Two new Air Force certified cases were docketed at CAAF on Wednesday. In the first case, the AFCCA found (link to slip op.) that the military judge improperly admitted evidence of a prior alleged sexual offense under Mil. R. Evid. 413:

No. 16-0053/AF. U.S. v. Shelby L. Williams. CCA 38454.  Notice is hereby given that a certificate for review of the decision of the United States Air Force Court of Criminal Appeals was filed under Rule 22 on this date on the following issues:

I. WHETHER THE AIR FORCE COURT OF CRIMINAL APPEALS ERRED BY FINDING THAT THE TRIAL DEFENSE COUNSEL SUFFICIENTLY OBJECTED TO THE ADMISSION OF THE EVIDENCE RELATING TO A PREGNANCY AND MISCARRIAGE.

II. WHETHER THE AIR FORCE COURT OF CRIMINAL APPEALS ERRED BY FINDING THAT THE MILITARY JUDGE ABUSED HER DISCRETION WHEN SHE ADMITTED TESTIMONY PURSUANT TO MIL. R. EVID. 413, AND ERRED IN FINDING PREJUDICE.

III. WHETHER THE AIR FORCE COURT OF CRIMINAL APPEALS COMMITTED A LEGAL ERROR BY DENYING THE UNITED STATES’ MOTION TO SUBMIT A DECLARATION FROM AN EXPERT WHO ADDRESSED THE MEDICAL CONCLUSIONS RAISED FOR THE FIRST TIME IN THE MAJORITY OPINION.

Appellant will file a brief under Rule 22(b) in support of said certificate on or before November 6, 2015.

In the second case, the AFCCA (link to slip op.) applied CAAF’s recent decision in United States v. Gutierrez, 74 M.J. 61 (C.A.A.F. Feb. 23, 2015) (CAAFlog case page), to reverse the HIV-positive appellant’s pleas of guilty to aggravated assault with a means likely to produce death or grievous bodily harm, finding insufficient evidence of a risk of transmission of HIV from the appellant to his sexual partners. However, the CCA affirmed other pleas of guilty, and reassessed the sentence, resulting in the dismissal of the assault charge and prompting the certification:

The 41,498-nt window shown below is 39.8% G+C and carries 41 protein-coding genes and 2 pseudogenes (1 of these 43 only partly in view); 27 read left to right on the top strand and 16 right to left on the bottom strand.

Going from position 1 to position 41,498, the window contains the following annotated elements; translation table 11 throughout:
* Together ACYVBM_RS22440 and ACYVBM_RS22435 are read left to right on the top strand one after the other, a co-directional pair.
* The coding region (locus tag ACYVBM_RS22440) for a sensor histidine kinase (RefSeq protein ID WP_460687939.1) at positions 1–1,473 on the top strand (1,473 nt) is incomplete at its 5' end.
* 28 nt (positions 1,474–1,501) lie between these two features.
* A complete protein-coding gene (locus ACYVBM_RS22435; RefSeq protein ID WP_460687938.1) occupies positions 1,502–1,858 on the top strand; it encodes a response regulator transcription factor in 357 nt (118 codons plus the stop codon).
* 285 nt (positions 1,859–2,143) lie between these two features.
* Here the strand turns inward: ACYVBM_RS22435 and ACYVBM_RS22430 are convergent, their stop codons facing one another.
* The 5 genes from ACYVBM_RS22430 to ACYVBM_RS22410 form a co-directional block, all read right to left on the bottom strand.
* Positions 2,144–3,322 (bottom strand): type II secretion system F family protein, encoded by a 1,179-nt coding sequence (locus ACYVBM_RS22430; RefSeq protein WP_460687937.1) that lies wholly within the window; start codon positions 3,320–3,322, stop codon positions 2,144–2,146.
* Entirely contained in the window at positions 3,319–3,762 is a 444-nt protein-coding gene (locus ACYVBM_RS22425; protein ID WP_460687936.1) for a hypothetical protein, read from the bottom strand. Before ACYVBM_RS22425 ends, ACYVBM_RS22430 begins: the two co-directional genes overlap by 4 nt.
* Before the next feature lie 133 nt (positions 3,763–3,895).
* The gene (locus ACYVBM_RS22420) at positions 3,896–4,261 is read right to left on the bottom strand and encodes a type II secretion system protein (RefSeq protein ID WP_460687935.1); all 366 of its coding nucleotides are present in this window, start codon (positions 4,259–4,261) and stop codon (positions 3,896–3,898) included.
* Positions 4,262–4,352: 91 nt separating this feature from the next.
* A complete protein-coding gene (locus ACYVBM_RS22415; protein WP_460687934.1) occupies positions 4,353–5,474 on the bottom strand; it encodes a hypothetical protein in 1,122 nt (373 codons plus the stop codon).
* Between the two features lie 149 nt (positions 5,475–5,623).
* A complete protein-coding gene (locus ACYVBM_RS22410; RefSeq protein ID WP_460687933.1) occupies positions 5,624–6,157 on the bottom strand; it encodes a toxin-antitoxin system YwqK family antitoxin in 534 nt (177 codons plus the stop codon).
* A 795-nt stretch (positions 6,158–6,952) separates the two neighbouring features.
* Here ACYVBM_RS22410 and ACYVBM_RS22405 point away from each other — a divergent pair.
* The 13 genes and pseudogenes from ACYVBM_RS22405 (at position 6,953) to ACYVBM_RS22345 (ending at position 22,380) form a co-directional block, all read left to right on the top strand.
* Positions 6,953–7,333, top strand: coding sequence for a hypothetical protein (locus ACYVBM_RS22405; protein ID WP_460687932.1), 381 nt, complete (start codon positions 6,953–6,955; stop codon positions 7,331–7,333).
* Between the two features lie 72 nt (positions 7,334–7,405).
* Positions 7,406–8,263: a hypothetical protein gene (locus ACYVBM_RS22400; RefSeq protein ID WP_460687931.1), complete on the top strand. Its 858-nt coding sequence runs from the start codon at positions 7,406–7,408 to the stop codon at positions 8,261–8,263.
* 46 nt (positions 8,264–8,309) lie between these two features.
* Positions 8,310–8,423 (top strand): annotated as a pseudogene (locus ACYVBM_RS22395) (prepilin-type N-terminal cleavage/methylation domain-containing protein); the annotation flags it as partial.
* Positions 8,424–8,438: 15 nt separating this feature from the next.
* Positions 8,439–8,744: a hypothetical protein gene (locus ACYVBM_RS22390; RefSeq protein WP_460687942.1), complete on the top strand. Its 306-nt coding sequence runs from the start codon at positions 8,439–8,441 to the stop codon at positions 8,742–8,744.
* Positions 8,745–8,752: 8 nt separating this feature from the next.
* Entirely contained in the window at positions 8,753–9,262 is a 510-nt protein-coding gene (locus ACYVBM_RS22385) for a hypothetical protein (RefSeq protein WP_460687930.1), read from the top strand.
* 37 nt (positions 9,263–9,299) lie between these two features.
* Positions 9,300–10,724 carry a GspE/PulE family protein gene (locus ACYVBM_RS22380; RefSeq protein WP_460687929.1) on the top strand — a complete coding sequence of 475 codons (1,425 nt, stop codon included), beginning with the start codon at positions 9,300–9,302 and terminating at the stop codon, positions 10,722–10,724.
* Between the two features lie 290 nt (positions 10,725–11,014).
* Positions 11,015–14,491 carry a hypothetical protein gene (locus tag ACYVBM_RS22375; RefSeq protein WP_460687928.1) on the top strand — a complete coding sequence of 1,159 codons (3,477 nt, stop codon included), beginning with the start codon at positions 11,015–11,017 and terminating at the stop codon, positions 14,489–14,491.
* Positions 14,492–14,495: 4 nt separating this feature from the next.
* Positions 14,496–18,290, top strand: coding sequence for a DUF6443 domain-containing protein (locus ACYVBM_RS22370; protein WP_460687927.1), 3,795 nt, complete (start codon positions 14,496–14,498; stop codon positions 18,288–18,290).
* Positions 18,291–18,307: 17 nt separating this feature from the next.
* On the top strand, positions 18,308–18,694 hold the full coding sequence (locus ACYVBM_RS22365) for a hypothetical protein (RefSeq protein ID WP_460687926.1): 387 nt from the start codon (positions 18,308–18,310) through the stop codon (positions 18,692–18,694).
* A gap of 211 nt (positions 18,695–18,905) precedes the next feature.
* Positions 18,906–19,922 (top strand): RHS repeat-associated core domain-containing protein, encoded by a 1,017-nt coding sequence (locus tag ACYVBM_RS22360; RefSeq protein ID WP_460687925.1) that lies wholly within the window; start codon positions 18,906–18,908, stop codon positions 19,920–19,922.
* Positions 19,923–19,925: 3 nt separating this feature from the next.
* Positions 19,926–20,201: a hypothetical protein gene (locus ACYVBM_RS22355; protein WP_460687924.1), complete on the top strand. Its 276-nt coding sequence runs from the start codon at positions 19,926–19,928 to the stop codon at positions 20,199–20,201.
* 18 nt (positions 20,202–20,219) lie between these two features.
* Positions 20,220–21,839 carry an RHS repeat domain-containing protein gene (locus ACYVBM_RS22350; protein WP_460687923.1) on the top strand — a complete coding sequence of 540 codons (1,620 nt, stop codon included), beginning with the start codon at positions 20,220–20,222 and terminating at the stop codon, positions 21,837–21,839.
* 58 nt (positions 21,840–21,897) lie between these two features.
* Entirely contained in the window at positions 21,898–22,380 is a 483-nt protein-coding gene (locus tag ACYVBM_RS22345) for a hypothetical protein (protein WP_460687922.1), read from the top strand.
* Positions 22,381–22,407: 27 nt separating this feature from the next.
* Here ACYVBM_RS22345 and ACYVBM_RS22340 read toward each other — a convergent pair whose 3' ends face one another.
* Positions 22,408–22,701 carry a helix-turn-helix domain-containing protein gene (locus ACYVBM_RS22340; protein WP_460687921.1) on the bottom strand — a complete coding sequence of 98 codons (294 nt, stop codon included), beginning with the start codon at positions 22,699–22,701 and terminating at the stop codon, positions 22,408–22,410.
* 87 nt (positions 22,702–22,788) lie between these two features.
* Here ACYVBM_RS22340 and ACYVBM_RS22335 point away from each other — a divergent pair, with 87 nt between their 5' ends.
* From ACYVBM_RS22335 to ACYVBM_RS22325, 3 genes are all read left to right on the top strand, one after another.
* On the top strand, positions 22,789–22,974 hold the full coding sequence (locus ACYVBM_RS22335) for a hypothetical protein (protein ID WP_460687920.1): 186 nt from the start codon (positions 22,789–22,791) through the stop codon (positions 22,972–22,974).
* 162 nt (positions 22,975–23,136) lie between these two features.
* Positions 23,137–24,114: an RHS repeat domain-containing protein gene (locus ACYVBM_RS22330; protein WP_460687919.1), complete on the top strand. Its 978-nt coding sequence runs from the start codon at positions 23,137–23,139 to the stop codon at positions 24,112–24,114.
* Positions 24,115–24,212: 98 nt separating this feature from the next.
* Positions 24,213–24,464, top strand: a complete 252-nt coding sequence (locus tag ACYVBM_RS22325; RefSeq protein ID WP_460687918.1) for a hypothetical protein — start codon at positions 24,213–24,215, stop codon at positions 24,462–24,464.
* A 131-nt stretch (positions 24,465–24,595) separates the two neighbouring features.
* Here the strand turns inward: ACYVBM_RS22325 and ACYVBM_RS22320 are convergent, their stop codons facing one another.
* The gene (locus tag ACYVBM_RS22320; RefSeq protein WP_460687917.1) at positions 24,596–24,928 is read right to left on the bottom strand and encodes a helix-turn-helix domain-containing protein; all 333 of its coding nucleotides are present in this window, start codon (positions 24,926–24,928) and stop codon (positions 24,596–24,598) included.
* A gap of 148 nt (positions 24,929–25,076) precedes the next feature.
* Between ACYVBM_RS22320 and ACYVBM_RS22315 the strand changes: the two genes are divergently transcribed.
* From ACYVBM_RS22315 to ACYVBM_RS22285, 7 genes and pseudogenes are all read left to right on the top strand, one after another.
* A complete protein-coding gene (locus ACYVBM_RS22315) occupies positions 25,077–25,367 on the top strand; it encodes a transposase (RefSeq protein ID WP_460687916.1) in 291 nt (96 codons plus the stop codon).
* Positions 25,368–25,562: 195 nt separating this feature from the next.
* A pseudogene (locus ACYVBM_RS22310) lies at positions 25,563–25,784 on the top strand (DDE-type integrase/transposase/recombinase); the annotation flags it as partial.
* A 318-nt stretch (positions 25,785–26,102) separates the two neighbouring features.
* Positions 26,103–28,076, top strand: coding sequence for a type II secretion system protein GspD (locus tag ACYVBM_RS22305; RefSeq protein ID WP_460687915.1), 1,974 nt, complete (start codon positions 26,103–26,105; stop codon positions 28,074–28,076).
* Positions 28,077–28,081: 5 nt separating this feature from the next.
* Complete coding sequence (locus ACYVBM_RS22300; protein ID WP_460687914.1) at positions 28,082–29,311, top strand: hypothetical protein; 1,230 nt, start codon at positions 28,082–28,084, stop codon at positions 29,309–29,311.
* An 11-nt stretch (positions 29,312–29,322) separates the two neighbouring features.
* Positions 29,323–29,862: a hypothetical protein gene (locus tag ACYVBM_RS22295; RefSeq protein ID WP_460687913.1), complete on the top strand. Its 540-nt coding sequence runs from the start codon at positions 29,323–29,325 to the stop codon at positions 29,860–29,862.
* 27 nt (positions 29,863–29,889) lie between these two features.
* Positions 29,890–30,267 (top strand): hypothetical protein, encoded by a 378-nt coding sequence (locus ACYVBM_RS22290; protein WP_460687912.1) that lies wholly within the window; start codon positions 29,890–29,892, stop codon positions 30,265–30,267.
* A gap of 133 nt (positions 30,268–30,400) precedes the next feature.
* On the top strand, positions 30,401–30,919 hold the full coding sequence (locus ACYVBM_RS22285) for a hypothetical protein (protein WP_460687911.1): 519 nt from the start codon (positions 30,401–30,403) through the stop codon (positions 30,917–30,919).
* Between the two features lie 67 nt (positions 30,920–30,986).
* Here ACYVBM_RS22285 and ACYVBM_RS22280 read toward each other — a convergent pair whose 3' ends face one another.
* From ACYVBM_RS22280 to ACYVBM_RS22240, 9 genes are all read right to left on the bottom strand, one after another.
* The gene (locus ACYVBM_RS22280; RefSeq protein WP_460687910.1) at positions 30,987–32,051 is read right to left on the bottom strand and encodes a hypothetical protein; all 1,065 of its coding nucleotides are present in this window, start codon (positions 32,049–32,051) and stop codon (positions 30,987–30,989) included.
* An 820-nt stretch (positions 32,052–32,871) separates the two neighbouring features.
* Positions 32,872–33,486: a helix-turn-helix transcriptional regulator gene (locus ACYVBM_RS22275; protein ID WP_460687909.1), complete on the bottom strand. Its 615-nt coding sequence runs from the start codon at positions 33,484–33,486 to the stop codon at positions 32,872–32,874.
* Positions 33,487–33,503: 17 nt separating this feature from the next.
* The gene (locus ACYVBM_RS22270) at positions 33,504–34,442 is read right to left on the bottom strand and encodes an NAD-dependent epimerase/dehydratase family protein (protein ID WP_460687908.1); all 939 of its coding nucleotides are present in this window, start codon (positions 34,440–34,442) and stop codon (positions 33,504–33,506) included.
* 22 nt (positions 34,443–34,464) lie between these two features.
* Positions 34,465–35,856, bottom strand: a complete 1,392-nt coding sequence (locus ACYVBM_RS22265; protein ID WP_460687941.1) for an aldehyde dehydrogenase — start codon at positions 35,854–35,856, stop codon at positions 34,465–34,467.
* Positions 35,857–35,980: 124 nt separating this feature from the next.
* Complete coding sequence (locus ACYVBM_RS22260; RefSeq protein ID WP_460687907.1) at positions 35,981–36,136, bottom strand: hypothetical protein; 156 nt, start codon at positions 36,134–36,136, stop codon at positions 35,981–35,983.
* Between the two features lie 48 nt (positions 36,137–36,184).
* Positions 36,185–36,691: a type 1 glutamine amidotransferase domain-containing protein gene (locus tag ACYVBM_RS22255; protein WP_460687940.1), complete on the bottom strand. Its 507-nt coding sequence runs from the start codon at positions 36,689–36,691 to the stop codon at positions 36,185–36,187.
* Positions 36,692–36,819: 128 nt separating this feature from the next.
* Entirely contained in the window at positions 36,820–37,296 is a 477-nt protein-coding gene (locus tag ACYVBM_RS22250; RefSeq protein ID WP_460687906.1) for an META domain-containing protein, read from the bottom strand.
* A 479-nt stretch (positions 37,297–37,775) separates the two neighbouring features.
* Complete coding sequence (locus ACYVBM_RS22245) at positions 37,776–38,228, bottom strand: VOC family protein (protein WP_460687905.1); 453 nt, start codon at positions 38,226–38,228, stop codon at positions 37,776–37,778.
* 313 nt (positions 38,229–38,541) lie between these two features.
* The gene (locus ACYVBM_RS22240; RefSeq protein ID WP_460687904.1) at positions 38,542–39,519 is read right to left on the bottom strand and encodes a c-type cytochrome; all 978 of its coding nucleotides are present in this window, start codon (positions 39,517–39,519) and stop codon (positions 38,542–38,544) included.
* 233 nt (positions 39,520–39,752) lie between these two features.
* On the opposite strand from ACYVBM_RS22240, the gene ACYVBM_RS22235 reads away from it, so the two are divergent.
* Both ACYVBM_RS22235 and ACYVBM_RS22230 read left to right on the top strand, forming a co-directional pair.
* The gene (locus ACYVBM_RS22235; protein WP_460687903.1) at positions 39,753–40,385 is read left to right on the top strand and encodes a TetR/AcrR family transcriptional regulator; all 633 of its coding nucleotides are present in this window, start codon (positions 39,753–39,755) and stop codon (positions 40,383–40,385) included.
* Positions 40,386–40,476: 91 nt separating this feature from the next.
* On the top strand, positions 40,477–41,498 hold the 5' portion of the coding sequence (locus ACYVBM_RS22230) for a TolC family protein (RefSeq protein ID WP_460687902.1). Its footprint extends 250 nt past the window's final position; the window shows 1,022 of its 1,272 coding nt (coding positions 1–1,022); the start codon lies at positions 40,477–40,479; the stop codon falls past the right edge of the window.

No. 16-0054/AF. U.S. v. Gavin B. Atchak. CCA 38526.  Notice is hereby given that a certificate for review of the decision of the United States Air Force Court of Criminal Appeals was filed under Rule 22 on this date on the following issue:

WHETHER THE AIR FORCE COURT OF CRIMINAL APPEALS ERRED IN SETTING ASIDE AND DISMISSING THE SPECIFICATIONS OF AGGRAVATED ASSAULT WITHOUT AUTHORIZING THE CONVENING AUTHORITY TO ORDER A REHEARING FOR THE LESSER INCLUDED OFFENSES OF ASSAULT CONSUMMATED BY A BATTERY.

Appellant will file a brief under Rule 22(b) in support of said certificate on or before November 6, 2015.

Additionally, CAAF granted review in a Marine Corps case involving human lie detector testimony, the admission of which the CCA found was obvious but harmless error:

No. 15-0754/MC. U.S. v. Beau T. Martin. CCA 201400315.  On consideration of the petition for grant of review of the decision of the United States Navy-Marine Corps Court of Criminal Appeals, it is ordered that said petition is hereby granted on the following issue specified by the Court:

WHETHER THE COURT OF CRIMINAL APPEALS ERRED IN HOLDING THAT THE HUMAN LIE DETECTOR TESTIMONY OFFERED BY THE ALLEGED VICTIM’S HUSBAND WAS NOT MATERIALLY PREJUDICIAL.

Briefs will be filed under Rule 25.

The NMCCA’s decision is available here.